It’s very satisfying to take sales people without this knowledge and take them through the learning process that allows them to come up with new ideas on how to position themselves as offering true value to their customers. At the end of day 2 they consolidate the work they have been doing in teams and present to all the sales managers around a new way of engaging with the executives in one of their customers. This becomes part of their coaching development plan and is a great starting point for coaching conversations with their sales managers.

The learning I took away from this design was to go back to asking basic questions around what sales people need to know to do their jobs rather than trying to make them accountants.

Business Acumen for Sales People

May 21, 2013 – 1:19 pm

I speak to many Heads of Sales and Sales ManagersKSB and ask the question “What is it that your sales people are missing that would make them much more effective?” It may not surprise you to find out that they never answer a CRM system! Most of them talk about knowing more about a customer’s business, more understanding of how business works and being able to hold a discussion with an executive about their business issues – what I would call Business Acumen.

Most sales training today seems to be focused on either processes/tools (CRM, pipeline management, forecasting, etc.) or specific skills (negotiation, closing, etc.), and totally avoids the big one – how do we give our sales people the knowledge to go and have these crucial executive conversations. Obviously courses do exist covering these areas but they tend towards finance for non-financial people rather than focusing on what sales really need to know and how they can apply it in real customer situations.

This was the task that I was recently set by a global software company, how do we give our sales people the fundamental business knowledge and the skills to have executive discussions while allowing them to adapt their approach to create long-term behavioural change. The truth is that most sales people are scarred to have these conversations because their lack of business acumen may be exposed. However, if we go back to the Heads of Sales, they would say that these types of discussion are absolutely crucial to move their businesses forward.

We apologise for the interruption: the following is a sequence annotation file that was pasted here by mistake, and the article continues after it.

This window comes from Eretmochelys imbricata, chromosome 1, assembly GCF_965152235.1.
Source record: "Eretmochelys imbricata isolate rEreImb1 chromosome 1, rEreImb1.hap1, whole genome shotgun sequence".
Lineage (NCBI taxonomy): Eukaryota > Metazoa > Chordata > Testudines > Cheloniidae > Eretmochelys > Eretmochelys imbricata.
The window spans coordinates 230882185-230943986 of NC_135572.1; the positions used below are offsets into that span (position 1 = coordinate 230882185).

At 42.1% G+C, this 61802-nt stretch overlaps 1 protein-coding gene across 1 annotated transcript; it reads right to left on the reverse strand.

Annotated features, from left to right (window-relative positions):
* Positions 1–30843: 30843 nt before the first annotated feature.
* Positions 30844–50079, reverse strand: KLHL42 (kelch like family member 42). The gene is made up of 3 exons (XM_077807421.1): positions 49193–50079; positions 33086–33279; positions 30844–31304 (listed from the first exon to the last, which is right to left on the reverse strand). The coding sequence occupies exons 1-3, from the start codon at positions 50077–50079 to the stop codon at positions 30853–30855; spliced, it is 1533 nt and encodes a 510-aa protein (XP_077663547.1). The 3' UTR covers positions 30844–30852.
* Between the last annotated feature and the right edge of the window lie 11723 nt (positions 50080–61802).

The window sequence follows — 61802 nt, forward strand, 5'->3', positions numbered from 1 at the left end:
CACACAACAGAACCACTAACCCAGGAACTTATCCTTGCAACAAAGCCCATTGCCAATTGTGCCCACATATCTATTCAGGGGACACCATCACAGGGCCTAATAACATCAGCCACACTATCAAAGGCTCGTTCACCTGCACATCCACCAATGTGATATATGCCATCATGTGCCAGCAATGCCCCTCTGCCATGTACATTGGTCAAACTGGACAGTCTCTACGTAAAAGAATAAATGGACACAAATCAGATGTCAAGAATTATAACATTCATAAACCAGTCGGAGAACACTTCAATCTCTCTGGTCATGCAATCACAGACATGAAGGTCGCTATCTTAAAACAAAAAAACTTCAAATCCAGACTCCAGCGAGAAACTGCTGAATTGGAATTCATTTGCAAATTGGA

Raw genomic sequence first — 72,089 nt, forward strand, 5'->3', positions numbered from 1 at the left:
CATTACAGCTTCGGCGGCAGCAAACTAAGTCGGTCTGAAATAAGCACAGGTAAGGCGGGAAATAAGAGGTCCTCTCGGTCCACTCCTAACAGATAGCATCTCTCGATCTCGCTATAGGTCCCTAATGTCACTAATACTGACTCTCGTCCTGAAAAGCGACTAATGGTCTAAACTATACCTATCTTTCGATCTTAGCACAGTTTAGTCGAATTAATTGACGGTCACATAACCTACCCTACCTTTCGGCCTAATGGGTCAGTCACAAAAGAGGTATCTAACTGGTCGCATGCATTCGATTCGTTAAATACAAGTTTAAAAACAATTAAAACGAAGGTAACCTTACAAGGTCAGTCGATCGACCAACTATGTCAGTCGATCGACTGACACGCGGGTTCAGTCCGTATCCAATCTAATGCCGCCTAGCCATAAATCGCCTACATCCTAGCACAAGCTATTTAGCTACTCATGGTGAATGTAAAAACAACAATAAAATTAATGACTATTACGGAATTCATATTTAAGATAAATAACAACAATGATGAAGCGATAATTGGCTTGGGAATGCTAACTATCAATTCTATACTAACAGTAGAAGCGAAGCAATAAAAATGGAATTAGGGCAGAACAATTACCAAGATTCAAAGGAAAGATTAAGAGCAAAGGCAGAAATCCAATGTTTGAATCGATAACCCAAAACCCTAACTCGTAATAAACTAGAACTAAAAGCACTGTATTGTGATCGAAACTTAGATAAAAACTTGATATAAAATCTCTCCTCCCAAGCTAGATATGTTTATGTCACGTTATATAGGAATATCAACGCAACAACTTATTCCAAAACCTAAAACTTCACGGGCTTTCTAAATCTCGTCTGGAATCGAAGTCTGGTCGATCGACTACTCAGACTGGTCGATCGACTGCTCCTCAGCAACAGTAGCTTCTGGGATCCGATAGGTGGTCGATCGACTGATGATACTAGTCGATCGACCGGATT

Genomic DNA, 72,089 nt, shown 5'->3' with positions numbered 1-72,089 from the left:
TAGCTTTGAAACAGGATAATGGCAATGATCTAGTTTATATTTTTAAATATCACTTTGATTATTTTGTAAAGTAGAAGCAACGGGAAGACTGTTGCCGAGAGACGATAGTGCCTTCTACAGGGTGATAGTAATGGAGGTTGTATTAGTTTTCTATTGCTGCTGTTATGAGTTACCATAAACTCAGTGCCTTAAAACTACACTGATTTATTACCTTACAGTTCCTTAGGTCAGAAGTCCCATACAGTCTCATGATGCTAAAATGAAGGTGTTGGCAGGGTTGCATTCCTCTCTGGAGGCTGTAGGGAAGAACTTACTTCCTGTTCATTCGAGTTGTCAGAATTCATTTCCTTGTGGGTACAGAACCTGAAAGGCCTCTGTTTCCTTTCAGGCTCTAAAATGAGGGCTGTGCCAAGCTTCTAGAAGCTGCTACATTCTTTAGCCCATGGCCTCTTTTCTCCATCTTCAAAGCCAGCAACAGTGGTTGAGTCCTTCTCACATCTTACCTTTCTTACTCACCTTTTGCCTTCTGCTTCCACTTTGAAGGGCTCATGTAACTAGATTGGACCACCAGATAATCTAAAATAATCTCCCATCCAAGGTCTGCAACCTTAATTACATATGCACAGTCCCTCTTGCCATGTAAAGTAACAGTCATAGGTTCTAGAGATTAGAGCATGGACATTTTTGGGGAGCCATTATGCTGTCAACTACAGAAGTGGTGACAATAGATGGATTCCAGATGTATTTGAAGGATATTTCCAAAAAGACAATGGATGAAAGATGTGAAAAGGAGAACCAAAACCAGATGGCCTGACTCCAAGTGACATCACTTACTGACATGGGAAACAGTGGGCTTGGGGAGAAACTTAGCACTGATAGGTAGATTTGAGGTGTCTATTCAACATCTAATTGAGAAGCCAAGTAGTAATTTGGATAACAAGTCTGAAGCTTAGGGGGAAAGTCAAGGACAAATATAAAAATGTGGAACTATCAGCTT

In the next article I will look at the design approach to the Business Acumen workshop and how the customer challenged me to change the way I thought about these issues.

The Challenger Sale

May 10, 2013 – 6:47 pm

Those of you who follow my work will know that as well as working with my own clients I am a facilitator for CEB’s Challenger program and the various associated workshops for sales managers. Many of you will have seen lots written about The Challenger model and so I thought I would give my perspective on it.  Let me say at the outset that the whole program really resonates with my sales and management experience and when compared to other programs that I have run I feel the potential for behavioural change is much greater.

So there are 4 key things that I like about Challenger:

1. The research. Challenger-profilesCEB are a top research and advisory organization answering the big questions that their members (customers) ask them, so the research is of high quality and conducted on significant sample sizes. CEB studied 10,000 customers asking 50 questions together with 25,000 sales people asking 44 questions. These sample sizes give datasets of 500,000 and 1,100,000 that are somewhat more significant than those of some of the counter arguments I have read with customer sample sizes of just 700. The other interesting point that many people fail to realise is that CEB didn’t create the 5 sales profiles (Challenger, Relationship Builder, Hard Worker, Problem Solver and Lone Wolf) rather these were derived from the data using factor analysis. So CEB weren’t looking for 5 profile types, the data led them to that result. Interesting, when this is compared to some sales methodologies, that start with the number of profiles they want and then build the “data” around them.